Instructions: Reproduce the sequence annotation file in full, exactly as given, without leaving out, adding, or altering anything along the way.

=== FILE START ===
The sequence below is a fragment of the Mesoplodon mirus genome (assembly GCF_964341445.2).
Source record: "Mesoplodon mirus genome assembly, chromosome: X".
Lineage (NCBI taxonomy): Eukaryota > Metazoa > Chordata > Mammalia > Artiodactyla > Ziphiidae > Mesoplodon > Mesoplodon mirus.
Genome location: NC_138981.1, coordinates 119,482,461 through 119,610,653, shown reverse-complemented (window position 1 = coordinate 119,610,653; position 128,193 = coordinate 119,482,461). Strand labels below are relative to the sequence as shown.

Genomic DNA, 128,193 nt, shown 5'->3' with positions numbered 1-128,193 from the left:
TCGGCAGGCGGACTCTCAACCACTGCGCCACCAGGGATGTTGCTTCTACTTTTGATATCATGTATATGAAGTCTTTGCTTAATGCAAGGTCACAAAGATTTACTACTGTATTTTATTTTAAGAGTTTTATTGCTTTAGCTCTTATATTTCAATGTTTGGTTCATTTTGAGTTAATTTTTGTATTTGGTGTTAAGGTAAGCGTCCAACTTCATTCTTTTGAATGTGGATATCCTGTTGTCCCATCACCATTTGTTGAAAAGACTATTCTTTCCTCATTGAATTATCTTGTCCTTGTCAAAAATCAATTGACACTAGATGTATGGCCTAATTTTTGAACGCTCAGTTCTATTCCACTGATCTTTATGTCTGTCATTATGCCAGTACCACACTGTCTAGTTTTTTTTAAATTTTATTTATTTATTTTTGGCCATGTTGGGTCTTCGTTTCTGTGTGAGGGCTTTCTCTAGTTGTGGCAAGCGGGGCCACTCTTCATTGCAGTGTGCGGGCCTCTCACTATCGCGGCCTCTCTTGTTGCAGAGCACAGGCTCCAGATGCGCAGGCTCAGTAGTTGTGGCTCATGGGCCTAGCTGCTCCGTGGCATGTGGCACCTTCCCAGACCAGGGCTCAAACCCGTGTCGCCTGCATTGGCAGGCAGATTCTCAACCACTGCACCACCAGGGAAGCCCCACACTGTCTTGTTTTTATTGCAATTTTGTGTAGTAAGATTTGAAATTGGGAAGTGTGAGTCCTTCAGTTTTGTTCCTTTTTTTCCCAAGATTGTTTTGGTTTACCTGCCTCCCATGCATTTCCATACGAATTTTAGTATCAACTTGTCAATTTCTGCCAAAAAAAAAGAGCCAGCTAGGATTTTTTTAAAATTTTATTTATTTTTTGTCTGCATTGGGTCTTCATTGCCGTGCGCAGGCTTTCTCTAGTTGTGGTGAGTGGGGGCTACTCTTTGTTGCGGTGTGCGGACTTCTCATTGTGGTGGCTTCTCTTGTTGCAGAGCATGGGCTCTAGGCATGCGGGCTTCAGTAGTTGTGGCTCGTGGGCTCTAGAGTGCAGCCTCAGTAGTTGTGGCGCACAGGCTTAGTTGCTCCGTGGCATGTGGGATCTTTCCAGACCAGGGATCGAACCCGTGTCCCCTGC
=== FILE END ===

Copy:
The sequence below is a fragment of the Mesoplodon mirus genome (assembly GCF_964341445.2).
Source record: "Mesoplodon mirus genome assembly, chromosome: X".
Lineage (NCBI taxonomy): Eukaryota > Metazoa > Chordata > Mammalia > Artiodactyla > Ziphiidae > Mesoplodon > Mesoplodon mirus.
Genome location: NC_138981.1, coordinates 119,482,461 through 119,610,653, shown reverse-complemented (window position 1 = coordinate 119,610,653; position 128,193 = coordinate 119,482,461). Strand labels below are relative to the sequence as shown.

Genomic DNA, 128,193 nt, shown 5'->3' with positions numbered 1-128,193 from the left:
TCGGCAGGCGGACTCTCAACCACTGCGCCACCAGGGATGTTGCTTCTACTTTTGATATCATGTATATGAAGTCTTTGCTTAATGCAAGGTCACAAAGATTTACTACTGTATTTTATTTTAAGAGTTTTATTGCTTTAGCTCTTATATTTCAATGTTTGGTTCATTTTGAGTTAATTTTTGTATTTGGTGTTAAGGTAAGCGTCCAACTTCATTCTTTTGAATGTGGATATCCTGTTGTCCCATCACCATTTGTTGAAAAGACTATTCTTTCCTCATTGAATTATCTTGTCCTTGTCAAAAATCAATTGACACTAGATGTATGGCCTAATTTTTGAACGCTCAGTTCTATTCCACTGATCTTTATGTCTGTCATTATGCCAGTACCACACTGTCTAGTTTTTTTTAAATTTTATTTATTTATTTTTGGCCATGTTGGGTCTTCGTTTCTGTGTGAGGGCTTTCTCTAGTTGTGGCAAGCGGGGCCACTCTTCATTGCAGTGTGCGGGCCTCTCACTATCGCGGCCTCTCTTGTTGCAGAGCACAGGCTCCAGATGCGCAGGCTCAGTAGTTGTGGCTCATGGGCCTAGCTGCTCCGTGGCATGTGGCACCTTCCCAGACCAGGGCTCAAACCCGTGTCGCCTGCATTGGCAGGCAGATTCTCAACCACTGCACCACCAGGGAAGCCCCACACTGTCTTGTTTTTATTGCAATTTTGTGTAGTAAGATTTGAAATTGGGAAGTGTGAGTCCTTCAGTTTTGTTCCTTTTTTTCCCAAGATTGTTTTGGTTTACCTGCCTCCCATGCATTTCCATACGAATTTTAGTATCAACTTGTCAATTTCTGCCAAAAAAAAAGAGCCAGCTAGGATTTTTTTAAAATTTTATTTATTTTTTGTCTGCATTGGGTCTTCATTGCCGTGCGCAGGCTTTCTCTAGTTGTGGTGAGTGGGGGCTACTCTTTGTTGCGGTGTGCGGACTTCTCATTGTGGTGGCTTCTCTTGTTGCAGAGCATGGGCTCTAGGCATGCGGGCTTCAGTAGTTGTGGCTCGTGGGCTCTAGAGTGCAGCCTCAGTAGTTGTGGCGCACAGGCTTAGTTGCTCCGTGGCATGTGGGATCTTTCCAGACCAGGGATCGAACCCGTGTCCCCTGC